In the final project of the Udacity Self-Driving Car Nanodegree Program students build code to drive Udacity’s very own self-driving car.
As with almost any type of computer programming, however, we’re not starting from scratch. There are existing operating systems and middleware and libraries that students will get to build on to drive the car.
One of these libraries is Autoware, which is an open-source self-driving car library maintained by Tier IV. We use Autoware particularly for its localization functions, which use our lidar data and a high-definition lidar map to figure out where our vehicle is in the world.
The specific localization algorithm that Autoware uses is called normal distributions transform (NDT) matching, which was originally developed by Peter Biber at the University of Tubingen. NDT is a little different than the particle filter localization we’ve worked with previously, so I’ve spent time over the last few days reviewing how it works.
In order to figure out where we are in the world, we’ll probably use a map. There’s a whole branch of localization called simultaneous localization and mapping (SLAM), where we figure out how to navigate without a map, but that’s difficult. It’s easier just to have a map and so we’ll assume we have one.
In order to figure out where we are in the world, we take our own lidar scan and compare what we see to this map. You can basically imagine that we line up points and try to figure out, given what our current laser scan shows, where are we in this map?
One problem: our points will probably be a little off from the map. Measurement errors will cause points to be slightly mis-aligned, plus the world might change a little between when we record the map and when we make our new scan.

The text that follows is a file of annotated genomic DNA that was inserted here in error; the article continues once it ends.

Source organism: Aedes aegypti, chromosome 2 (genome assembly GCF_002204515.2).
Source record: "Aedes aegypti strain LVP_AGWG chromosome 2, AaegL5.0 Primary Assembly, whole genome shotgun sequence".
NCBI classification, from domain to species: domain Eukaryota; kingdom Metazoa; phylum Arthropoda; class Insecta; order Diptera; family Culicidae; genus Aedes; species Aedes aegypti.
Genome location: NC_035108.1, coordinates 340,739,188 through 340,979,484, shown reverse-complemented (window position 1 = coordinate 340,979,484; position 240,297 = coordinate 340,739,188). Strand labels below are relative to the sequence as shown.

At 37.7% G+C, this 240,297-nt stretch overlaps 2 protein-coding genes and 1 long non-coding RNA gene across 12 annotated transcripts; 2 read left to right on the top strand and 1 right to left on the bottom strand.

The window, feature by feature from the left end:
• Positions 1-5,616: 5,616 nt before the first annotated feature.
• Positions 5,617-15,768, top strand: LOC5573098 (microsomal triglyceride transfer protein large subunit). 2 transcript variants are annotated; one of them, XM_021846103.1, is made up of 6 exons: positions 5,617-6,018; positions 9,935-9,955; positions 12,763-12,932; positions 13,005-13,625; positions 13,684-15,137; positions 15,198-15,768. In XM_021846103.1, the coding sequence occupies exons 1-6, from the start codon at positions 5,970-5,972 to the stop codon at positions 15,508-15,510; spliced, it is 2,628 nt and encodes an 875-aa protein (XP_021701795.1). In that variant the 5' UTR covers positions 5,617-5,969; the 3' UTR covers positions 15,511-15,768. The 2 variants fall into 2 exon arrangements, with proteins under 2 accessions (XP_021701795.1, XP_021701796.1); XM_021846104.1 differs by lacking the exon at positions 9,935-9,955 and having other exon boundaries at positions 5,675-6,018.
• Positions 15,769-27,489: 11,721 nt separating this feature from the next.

NDT matching provides a solution for these minor errors. Instead of trying to match points from our current scan to point on the map, we try to match points from our current scan to a grid of probability functions created from the map.
We break the point cloud map into three-dimensional boxes essentially assign a probability distribution to each box. The image above is actually a 2D probability function, but we can make a 3D function following the same principles.
This way, if we detect a point a few millimeters away from where the map thinks a point should be, instead of being completely unable to match those two points, our NDT matching function connects our detected point to the probability function on the map. There’s a kind of “near match”.
For anybody who’s taken Udacity’s lessons on particle filters, or studied them elsewhere, there is a whole separate issue of monte carlo randomization that particle filters use. It seems like that could be applied to NDT matching in pretty much the same fashion, and indeed there is a paper called “Normal distributions transform Monte-Carlo localization (NDT-MCL)” by Saarinen, et al. that seems to work out the details, although I haven’t gone through that in detail.